The power of engagement in Edtech
A teacher will be the first to say that engagement is the key to getting their students focusing, enjoying and learning course content. This is especially true when it comes to Edtech—engagement is of the highest importance.
“Technology can be an effective tool to help reduce workload, increase efficiencies, engage students and communities, and provide tools to support excellent teaching and raise student attainment.” – Damian Hinds, Secretary of State for Education, April 2019
Before COVID-19 upended how we, as humans, undertook any function of our lives, technology already played a role in our day-to-day teaching lives. The education sector, however, was lagging in its adoption of digital resources and support that aided teaching and learning.
In some ways, Edtech had emerged in other parts of the world. In the UK, more traditional methods were favoured. While nothing beats face to face learning experiences, a hybrid approach to teaching practices that incorporates Edtech has since proven a worthy consideration for teachers to enrich their repertoire.
It holds such importance in the education sector now that, along with other initiatives, a government-created EdTech Leadership Group has been established to encourage best practise and the adoption of Edtech use in England’s classrooms. Coupled with the drive from school-based professionals to build out Edtech capabilities, this is recognition of the positive impact it can have on student outcomes,
For the purpose of discussing student engagement in Edtech, this article refers to educational resources that students use to complement their learning experiences.
“Student engagement increases when technology is utilised correctly. Pupils that are shy and quiet can be more easily reached when you are connecting with your class through technology, by allowing them to participate through interactive features rather than having to speak out loud.” – Engage Education
Why is student engagement even important?
In research published in the International Journal of Educational Technology in Higher Education, the study explores student engagement and its connection to learning outcomes.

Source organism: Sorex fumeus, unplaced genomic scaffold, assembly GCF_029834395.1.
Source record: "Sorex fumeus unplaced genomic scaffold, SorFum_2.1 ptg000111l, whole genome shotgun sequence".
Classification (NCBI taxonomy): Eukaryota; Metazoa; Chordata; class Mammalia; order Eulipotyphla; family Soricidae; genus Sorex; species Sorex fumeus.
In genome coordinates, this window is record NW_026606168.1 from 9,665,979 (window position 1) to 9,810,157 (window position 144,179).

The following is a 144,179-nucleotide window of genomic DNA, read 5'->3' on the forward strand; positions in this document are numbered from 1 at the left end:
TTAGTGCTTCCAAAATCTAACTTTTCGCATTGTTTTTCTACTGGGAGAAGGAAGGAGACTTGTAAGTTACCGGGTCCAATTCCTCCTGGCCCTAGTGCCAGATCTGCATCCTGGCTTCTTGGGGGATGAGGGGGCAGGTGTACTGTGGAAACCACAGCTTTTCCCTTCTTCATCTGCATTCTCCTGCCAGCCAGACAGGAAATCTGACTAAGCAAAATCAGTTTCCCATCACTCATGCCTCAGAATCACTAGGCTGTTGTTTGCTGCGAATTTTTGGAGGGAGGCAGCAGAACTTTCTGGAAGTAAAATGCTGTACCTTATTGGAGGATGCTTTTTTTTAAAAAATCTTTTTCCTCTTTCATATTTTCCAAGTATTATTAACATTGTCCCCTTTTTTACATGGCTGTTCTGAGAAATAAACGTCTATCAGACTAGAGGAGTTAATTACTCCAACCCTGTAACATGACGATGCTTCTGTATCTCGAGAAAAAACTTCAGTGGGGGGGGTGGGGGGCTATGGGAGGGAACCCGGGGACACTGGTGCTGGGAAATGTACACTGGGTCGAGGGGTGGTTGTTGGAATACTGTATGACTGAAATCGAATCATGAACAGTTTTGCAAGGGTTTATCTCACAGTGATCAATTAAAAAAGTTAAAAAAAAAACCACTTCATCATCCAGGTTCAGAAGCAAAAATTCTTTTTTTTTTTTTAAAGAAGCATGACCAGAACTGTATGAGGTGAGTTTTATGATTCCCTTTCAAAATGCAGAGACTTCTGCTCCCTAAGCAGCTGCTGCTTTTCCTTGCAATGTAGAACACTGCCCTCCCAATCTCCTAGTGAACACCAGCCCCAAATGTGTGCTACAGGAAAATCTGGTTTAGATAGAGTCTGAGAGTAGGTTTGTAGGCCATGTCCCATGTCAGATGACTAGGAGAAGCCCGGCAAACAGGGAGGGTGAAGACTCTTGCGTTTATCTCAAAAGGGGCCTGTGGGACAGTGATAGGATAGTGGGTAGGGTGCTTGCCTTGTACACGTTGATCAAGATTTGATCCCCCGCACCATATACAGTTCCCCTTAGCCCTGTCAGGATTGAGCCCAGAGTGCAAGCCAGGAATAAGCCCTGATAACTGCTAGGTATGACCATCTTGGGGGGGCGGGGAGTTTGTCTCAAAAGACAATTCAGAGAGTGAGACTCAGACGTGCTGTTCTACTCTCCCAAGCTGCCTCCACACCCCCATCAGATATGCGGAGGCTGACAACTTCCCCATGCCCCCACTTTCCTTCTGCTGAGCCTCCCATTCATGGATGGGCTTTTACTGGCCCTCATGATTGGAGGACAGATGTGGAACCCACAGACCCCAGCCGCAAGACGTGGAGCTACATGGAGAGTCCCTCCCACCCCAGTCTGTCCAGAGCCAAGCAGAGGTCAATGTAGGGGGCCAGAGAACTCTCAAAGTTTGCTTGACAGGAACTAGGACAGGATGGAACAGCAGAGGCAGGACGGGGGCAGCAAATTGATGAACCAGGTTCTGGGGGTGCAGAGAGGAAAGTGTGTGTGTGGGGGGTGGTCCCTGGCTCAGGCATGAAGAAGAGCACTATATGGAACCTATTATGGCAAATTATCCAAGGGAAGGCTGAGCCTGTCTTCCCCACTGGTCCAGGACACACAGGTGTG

Student engagement has been linked to improved achievement, persistence and retention, with disengagement having a profound effect on student learning outcomes and cognitive development, and being a predictor of student dropout in both secondary school and higher education.
The paper further discovers that disengagement among students is most prominent as a result of frustration, opposition or rejection, and disappointment. Edtech has the opportunity to counter this disengagement by supporting teachers’ work in the classroom.
“The English education sector is alive with innovation and cutting-edge developments in EdTech. Outstanding use of technology can help level the playing field for learners with barriers to learning and provide a 21st Century solution to closing skills gaps and raising achievement.” – Debra Gray, Principal of Grimsby Institute of Further and Higher Education
Individual benefits to using Edtech
There is now heightened awareness of differentiation in teaching. That is, supporting teachers to offer a personalised approach to teaching each of their students, regardless of the range of learning levels in their class. Individual experiences certainly lead to improved learning outcomes and Edtech can help deliver this in a much more efficient way through reassignment of tasks in which students are less proficient, marking and feedback provision, and individualised rewards.